By: Dan Mead, the 25th Anniversary Sequencing Project Coordinator
So far I’ve talked about Golden Eagle and Red Squirrel, also known by the moniker “charismatic megafauna” which a fantastic description of large cute/interesting things I first heard from Mark Blaxter.
So, I mentioned that some of the species are quite challenging to get but there are some that are also easy to sample (along with who provided them - thanks goes to them):
- Himalayan Balsam – Lisa Outhwaite, found on the Genome Campus
- Oxford Ragwort – Lisa Outhwaite, found on the Genome Campus
- Summer Truffle – from Dr Paul Thomas, commercial source (the exact location is confidential though)
- Common Starfish – from Prof Maurice Elphick, keeps a tank full for other ongoing work
- King Scallop – Dr Susanne Williams, bought from a fishmongers!
- Asian Hornet – Dr Seirian Sumner, already had a collection
- Turtle Dove – Dr Jenny Dunn, had samples from previous work
- Otter – Dr Frank Hailer, from routine health surveys
- Roesel’s Bush-cricket – Dr Björn Beckmann, they’re quite abundant now so easy to find
- Fen Raft Spider – Dr Helen Smith, ditch maintenance means they ‘pop up’ at the time
- Robin – Dr Jenny Dunn, had samples from previous work
- Grey Squirrel – Kat Fingland, has samples from ongoing work
Although these were easy to get that doesn’t mean there aren’t some quite interesting anecdotes associated with the sample collection.
Summer truffles, for example, are pretty valuable (circa £400 per kilogram) so the reason we don’t have the exact location is to prevent rival hunters (?not sure you hunt for a truffle or forage?) from plundering the area.
King Scallop, Great Scallop, Coquilles Saint-Jacques
Also, imagine the confusion in the voice of the chap at the end of the phone when I ring up and ask the fishmonger if they have a GPS location for the source of their scallops. Then think what the guy must have been thinking when I try to explain why, hopefully he got it but I’m not so sure! This is why we need to reach out and explain science to the public more, there’s not a great deal of exposure to genomes/genetic research if it’s not human related.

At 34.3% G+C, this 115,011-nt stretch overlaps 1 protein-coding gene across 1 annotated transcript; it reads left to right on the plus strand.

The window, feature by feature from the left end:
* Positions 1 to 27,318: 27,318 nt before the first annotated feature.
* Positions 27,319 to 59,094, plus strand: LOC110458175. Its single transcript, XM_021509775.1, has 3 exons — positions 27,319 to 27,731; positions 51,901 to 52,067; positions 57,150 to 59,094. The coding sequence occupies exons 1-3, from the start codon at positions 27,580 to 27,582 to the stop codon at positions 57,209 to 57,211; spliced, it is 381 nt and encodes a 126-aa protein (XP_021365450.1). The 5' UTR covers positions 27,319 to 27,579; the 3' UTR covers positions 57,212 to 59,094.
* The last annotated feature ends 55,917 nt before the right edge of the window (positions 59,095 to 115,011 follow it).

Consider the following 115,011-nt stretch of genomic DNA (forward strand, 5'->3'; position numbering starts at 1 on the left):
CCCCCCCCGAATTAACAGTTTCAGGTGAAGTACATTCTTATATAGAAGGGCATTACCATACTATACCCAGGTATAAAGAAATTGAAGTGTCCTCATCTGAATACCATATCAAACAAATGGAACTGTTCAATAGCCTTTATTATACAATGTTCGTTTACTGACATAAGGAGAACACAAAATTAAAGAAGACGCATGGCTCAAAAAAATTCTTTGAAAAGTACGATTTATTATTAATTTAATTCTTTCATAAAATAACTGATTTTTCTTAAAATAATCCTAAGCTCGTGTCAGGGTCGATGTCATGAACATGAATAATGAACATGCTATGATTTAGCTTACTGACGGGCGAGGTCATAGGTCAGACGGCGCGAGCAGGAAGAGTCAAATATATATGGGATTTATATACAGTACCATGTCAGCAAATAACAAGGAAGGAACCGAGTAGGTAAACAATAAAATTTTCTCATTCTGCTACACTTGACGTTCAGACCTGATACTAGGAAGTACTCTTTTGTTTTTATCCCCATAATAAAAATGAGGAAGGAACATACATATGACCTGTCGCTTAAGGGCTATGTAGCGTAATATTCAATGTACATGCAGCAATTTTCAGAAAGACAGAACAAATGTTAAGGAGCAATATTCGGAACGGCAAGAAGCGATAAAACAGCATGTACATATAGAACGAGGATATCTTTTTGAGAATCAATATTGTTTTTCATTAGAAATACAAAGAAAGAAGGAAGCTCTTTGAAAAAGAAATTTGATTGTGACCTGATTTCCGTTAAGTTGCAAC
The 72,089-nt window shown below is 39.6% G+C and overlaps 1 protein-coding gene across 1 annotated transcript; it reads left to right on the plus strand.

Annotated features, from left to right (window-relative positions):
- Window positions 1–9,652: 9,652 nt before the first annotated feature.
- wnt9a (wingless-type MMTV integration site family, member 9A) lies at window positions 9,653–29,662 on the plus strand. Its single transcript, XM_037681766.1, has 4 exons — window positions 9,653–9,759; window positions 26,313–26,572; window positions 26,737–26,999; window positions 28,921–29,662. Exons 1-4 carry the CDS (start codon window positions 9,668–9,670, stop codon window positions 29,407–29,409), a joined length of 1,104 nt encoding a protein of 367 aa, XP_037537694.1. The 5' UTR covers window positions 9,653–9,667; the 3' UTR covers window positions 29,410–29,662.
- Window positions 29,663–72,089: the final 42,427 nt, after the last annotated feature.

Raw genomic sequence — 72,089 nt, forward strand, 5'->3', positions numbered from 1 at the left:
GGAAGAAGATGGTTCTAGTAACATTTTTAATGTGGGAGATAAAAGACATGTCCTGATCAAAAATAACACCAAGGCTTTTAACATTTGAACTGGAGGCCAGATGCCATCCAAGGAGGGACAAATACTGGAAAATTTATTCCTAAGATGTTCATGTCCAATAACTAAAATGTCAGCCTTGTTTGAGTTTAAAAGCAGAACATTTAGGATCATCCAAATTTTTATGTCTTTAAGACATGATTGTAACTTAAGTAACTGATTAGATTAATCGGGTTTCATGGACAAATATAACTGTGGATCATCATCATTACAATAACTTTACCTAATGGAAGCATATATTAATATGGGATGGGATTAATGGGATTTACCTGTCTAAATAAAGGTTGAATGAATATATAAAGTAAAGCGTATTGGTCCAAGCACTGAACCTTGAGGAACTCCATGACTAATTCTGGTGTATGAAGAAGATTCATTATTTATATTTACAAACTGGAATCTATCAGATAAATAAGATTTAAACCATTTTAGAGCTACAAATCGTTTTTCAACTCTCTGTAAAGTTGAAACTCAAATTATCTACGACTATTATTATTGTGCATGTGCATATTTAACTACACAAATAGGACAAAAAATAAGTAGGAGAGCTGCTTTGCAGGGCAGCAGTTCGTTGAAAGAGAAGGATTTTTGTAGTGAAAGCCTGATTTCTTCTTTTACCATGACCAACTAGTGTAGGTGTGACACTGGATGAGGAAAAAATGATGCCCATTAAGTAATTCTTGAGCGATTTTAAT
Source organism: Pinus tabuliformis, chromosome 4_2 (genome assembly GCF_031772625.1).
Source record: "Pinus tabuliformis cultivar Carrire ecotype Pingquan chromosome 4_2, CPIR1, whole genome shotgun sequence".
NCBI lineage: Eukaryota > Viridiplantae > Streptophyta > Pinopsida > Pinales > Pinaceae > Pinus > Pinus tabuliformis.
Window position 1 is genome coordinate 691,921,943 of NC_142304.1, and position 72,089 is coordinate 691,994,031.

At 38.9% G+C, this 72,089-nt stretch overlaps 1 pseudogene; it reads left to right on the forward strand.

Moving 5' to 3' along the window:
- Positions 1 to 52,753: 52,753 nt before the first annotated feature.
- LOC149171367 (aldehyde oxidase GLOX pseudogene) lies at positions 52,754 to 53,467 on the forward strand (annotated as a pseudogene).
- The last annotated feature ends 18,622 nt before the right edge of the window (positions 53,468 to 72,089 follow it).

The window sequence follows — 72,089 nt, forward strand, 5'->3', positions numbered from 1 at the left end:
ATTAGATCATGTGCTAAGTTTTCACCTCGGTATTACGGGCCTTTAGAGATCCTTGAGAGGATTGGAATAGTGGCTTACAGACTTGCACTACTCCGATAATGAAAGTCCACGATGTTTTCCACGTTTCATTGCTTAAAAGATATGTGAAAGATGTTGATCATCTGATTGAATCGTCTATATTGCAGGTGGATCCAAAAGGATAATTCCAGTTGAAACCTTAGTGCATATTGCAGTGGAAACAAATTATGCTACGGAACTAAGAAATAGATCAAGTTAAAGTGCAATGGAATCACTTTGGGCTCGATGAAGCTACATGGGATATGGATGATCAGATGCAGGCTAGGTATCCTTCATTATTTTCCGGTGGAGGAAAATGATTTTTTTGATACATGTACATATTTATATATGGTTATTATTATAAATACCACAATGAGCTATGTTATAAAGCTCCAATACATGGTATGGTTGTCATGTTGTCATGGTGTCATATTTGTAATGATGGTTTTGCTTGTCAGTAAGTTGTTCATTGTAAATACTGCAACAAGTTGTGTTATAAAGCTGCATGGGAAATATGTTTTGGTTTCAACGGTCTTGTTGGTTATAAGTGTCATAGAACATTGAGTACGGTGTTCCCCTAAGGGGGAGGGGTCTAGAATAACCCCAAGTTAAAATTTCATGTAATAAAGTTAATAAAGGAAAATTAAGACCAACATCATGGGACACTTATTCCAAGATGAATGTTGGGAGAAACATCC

Turns out they don’t know exactly where they came from anyway; the scallops hail from the Shetland Isles - might have to do some genotyping to find out!
Crickets it turns out are quite the eaters and not wanting to limit their diet they are, like us, omnivorous. Unlike us, however, at least nowadays, they do practice cannibalism (not sure how you ‘practice’ mind you, maybe start with just a lick?!). It seems they can lose legs quite easily this way, one named Oscar had a run-in in their container with Hannibal and lost two legs, the third (Heather) just lost a single one prior to arrival.
Fen Raft Spider
Did you know you need a special license to collect Fen Raft spiders? This is because they’re red-listed like the Eagle but, thankfully for me, Helen has one. She has also raised many thousand spiderlings in her kitchen!
Check out her website (http://www.dolomedes.org.uk/) and if you fancy a challenge see how easy it is to spot (what is after all the largest UK spider) them in their habitat here.
Clearing a fen ditch - home to the Fen Raft Spider (one of the 25 Genomes we are sequencing)
Grey Squirrels are regarded as a pest species. This means that it’s legal to hunt them without a special license, provided that you don’t cause any unnecessary suffering. We are NOT, however, doing this for the project as it’s not the most ethical thing when people are already collecting them for other research.
Also, did you know that you can buy squirrel pie? Not had it myself but could be tasty...
About the author:
Dan Mead is the 25th Anniversary Sequencing Project Coordinator, for the 25 Genomes Project for the Wellcome Sanger Institute, Cambridge.
More on the 25 Genomes Project:
25 Genomes Project web page